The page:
Here's a relatively prosperous section of Bikrampur, where my mother grew up. That big hay thing in the front is a haystack, not a house, though there is a thatched roof a bit further out. Indians are really good at building these big house-shaped haystacks, as you might expect from people who farm lots of long-stalk plants and need to feed their animals.
My aunt in Bikrampur was able to quickly assemble these plates out of leaves and long thin bits of wiry wood. I was astonished. She needed them to cook gorgora pita, small cakes with a sweet filling that will stick to metal surfaces if they're cooked there. It's a favorite food in the region.
The mustard fields were blown sideways by a big storm. I think these are after their flowering period. Anyway, it allowed for a nice picture of me and Priyanka.
Cousin Shantinath, who is an accountant for a construction company, told me that he once saw a German tourist in Calcutta who had smoked a cigarette and was looking in vain for a wastebasket to through the butt in. Shantinath went up to the guy and explained that in Calcutta, you just throw your trash in the street. I probably should've taken some pictures of the place, as I flew though there coming and going, but it was so drably unpleasant that I really didn't feel like it. There's the poverty and the dirtiness and griminess of everything, and on top of that the fact that about a third of the city smelled like shit. Literal shit. It's the worst city I've ever been to. This site explains, "Calcutta's sewage system was created under the British around the turn of the century to serve a city of 600,000. The system has had little added to it and the original structure has significantly deteriorated yet it is supposed to serve a city of now about 14 millions and growing. " So instead of stinking Calcutta with its horrible smells and constant noisy traffic, I give you cousin Shantinath in this idyllic setting.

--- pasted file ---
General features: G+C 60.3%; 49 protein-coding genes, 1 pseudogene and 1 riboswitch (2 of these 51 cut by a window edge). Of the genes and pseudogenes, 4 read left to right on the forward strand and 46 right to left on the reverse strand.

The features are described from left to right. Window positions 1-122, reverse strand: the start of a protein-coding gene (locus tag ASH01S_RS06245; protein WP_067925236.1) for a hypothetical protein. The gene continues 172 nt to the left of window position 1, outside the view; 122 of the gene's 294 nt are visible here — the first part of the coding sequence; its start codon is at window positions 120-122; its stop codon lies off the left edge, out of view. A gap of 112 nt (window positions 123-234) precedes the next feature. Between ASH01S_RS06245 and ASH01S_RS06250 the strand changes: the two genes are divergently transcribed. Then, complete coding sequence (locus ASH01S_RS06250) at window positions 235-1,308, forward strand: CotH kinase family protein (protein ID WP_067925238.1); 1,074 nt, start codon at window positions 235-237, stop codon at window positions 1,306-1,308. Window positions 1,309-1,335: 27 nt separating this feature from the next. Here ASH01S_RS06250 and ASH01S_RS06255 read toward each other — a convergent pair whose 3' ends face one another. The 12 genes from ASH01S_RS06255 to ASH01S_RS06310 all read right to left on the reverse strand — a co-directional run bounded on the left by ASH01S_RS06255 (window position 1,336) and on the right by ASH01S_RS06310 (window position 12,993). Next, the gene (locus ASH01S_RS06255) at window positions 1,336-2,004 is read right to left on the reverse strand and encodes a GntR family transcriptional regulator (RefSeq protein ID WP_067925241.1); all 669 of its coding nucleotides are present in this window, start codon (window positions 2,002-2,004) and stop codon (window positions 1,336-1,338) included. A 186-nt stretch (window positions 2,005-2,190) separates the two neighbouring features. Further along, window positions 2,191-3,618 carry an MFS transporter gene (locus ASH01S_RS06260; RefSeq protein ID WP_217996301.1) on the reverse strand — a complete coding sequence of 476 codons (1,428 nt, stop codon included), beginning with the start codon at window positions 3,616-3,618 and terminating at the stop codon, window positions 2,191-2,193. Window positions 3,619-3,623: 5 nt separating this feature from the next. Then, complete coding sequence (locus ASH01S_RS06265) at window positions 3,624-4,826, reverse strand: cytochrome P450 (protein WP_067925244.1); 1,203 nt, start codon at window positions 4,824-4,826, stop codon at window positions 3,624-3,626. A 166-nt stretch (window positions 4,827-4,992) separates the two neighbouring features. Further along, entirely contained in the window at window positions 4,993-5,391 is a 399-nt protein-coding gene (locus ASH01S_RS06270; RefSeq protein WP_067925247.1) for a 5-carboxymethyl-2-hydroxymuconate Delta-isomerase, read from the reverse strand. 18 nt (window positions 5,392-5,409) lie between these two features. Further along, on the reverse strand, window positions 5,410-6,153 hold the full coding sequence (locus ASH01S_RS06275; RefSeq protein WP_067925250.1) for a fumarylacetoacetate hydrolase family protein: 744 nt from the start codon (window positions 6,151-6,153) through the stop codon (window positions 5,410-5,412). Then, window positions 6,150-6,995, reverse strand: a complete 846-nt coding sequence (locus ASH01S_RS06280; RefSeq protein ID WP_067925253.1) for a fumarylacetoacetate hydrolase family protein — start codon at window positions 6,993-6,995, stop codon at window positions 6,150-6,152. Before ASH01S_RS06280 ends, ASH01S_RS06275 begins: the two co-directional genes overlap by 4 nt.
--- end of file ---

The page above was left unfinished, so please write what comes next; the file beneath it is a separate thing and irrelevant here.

Mom and I are drinking from green (unripe) coconuts on the train back to Calcutta. It's a tasty and nutritious source of clean water. They cost ten rupees (25 cents) each.
So, that's the best of the pictures. Some other odds and ends:
Americans honk at somebody to send a message that they're doing something wrong. Indians honk to give other drivers (and cyclists and pedestrians and people driving ox-carts) auditory awareness of their location. It's as if they're trying to keep you aware of where they are with sound as well as sight. In other words, they're honking constantly. This is one of the reasons why traffic in Kolkata is absolute cacophonous hell.